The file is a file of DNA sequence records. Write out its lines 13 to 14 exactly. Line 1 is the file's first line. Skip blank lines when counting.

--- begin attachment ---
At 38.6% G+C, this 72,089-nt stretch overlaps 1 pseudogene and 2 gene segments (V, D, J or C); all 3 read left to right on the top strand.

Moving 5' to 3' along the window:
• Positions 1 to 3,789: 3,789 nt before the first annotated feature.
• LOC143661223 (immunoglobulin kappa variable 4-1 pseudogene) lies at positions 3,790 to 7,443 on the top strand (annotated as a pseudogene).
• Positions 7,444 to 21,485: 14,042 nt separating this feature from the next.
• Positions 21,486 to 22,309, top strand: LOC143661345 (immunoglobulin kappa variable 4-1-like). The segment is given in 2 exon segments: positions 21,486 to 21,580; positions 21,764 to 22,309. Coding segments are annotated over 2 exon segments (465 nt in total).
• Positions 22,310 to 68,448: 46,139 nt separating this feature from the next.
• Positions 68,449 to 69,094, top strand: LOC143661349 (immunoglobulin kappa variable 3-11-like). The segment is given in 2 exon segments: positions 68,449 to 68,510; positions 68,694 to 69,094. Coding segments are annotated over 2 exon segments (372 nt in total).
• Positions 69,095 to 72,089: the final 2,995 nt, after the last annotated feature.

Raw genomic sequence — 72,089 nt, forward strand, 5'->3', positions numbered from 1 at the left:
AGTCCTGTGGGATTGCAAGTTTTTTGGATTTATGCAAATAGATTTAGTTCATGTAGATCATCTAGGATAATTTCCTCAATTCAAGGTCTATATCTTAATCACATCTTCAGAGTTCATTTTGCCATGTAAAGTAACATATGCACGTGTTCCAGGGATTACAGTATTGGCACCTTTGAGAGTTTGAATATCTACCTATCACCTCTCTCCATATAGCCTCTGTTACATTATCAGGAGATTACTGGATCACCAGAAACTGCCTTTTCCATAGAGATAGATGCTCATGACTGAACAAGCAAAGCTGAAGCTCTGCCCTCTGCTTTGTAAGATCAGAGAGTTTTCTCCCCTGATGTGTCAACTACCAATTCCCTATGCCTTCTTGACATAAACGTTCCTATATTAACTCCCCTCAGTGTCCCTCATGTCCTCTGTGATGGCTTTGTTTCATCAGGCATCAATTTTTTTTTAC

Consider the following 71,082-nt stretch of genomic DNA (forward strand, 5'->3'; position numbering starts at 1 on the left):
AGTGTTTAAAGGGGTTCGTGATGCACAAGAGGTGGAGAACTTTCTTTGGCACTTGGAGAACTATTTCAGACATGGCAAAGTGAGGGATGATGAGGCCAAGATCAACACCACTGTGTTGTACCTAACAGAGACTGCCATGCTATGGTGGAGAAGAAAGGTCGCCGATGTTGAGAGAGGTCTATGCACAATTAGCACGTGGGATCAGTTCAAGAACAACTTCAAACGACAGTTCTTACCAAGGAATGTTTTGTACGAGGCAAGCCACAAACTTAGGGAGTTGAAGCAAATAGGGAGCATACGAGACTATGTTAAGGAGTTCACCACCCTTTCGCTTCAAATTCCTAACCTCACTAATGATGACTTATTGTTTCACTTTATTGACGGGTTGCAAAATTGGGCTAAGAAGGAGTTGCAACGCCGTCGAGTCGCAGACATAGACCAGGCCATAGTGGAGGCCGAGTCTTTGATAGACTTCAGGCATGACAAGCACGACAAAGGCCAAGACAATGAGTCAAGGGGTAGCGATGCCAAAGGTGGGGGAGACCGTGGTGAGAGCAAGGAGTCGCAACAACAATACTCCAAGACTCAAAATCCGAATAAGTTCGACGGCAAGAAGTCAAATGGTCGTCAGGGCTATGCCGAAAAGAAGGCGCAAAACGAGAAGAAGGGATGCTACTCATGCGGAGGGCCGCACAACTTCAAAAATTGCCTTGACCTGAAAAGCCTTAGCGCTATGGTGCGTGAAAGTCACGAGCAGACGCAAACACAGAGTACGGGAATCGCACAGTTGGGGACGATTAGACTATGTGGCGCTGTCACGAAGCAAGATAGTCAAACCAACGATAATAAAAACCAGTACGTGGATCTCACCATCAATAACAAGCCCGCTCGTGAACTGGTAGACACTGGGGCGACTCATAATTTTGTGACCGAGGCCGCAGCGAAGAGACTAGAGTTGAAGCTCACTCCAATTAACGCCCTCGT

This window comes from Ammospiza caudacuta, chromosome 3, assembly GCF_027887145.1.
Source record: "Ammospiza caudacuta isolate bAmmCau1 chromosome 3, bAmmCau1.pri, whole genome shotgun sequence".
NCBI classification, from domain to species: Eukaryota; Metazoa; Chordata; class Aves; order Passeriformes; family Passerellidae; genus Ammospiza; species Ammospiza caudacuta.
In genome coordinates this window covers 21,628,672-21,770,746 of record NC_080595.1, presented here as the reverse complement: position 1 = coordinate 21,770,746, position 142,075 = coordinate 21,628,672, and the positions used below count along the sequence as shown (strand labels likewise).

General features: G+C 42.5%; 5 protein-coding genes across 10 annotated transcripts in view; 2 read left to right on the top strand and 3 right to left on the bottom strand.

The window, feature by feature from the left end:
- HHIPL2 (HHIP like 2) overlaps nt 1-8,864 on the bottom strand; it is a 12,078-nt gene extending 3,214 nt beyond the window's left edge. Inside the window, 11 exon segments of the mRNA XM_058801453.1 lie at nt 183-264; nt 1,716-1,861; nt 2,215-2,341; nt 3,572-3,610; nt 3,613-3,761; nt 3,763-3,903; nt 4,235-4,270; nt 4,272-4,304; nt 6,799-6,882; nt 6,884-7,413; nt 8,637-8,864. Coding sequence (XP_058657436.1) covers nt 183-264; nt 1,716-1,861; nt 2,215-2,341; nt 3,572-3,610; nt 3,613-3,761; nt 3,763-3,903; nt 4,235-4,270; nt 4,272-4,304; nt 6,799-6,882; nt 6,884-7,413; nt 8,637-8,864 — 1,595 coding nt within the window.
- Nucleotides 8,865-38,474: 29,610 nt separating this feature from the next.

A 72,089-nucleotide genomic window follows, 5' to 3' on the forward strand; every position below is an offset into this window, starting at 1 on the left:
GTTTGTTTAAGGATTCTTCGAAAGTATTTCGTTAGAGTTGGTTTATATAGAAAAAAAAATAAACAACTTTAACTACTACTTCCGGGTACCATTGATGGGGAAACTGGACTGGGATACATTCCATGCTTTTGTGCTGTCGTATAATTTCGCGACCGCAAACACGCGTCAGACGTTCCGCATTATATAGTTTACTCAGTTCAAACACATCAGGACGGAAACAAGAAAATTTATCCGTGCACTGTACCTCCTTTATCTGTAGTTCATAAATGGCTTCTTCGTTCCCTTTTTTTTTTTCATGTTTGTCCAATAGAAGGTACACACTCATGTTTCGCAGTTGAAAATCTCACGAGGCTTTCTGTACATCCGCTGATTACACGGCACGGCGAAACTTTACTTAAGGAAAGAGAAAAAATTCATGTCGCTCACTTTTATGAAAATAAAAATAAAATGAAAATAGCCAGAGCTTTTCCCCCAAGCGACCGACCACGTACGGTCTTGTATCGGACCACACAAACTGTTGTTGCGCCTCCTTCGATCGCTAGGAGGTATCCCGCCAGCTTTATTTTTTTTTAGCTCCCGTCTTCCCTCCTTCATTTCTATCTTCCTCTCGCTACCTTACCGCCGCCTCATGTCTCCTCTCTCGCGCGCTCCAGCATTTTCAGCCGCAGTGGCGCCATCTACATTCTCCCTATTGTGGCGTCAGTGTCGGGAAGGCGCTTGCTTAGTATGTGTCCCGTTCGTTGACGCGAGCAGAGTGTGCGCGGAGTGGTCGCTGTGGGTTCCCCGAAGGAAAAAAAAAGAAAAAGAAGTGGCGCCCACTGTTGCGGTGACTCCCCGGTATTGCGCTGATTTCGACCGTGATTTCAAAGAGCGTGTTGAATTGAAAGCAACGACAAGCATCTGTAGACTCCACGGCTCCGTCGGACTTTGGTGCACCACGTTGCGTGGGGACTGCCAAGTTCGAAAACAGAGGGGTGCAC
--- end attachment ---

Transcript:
AGTGTTTAAAGGGGTTCGTGATGCACAAGAGGTGGAGAACTTTCTTTGGCACTTGGAGAACTATTTCAGACATGGCAAAGTGAGGGATGATGAGGCCAAGATCAACACCACTGTGTTGTACCTAACAGAGACTGCCATGCTATGGTGGAGAAGAAAGGTCGCCGATGTTGAGAGAGGTCTATGCACAATTAGCACGTGGGATCAGTTCAAGAACAACTTCAAACGACAGTTCTTACCAAGGAATGTTTTGTACGAGGCAAGCCACAAACTTAGGGAGTTGAAGCAAATAGGGAGCATACGAGACTATGTTAAGGAGTTCACCACCCTTTCGCTTCAAATTCCTAACCTCACTAATGATGACTTATTGTTTCACTTTATTGACGGGTTGCAAAATTGGGCTAAGAAGGAGTTGCAACGCCGTCGAGTCGCAGACATAGACCAGGCCATAGTGGAGGCCGAGTCTTTGATAGACTTCAGGCATGACAAGCACGACAAAGGCCAAGACAATGAGTCAAGGGGTAGCGATGCCAAAGGTGGGGGAGACCGTGGTGAGAGCAAGGAGTCGCAACAACAATACTCCAAGACTCAAAATCCGAATAAGTTCGACGGCAAGAAGTCAAATGGTCGTCAGGGCTATGCCGAAAAGAAGGCGCAAAACGAGAAGAAGGGATGCTACTCATGCGGAGGGCCGCACAACTTCAAAAATTGCCTTGACCTGAAAAGCCTTAGCGCTATGGTGCGTGAAAGTCACGAGCAGACGCAAACACAGAGTACGGGAATCGCACAGTTGGGGACGATTAGACTATGTGGCGCTGTCACGAAGCAAGATAGTCAAACCAACGATAATAAAAACCAGTACGTGGATCTCACCATCAATAACAAGCCCGCTCGTGAACTGGTAGACACTGGGGCGACTCATAATTTTGTGACCGAGGCCGCAGCGAAGAGACTAGAGTTGAAGCTCACTCCAATTAACGCCCTCGT

This window comes from Ammospiza caudacuta, chromosome 3, assembly GCF_027887145.1.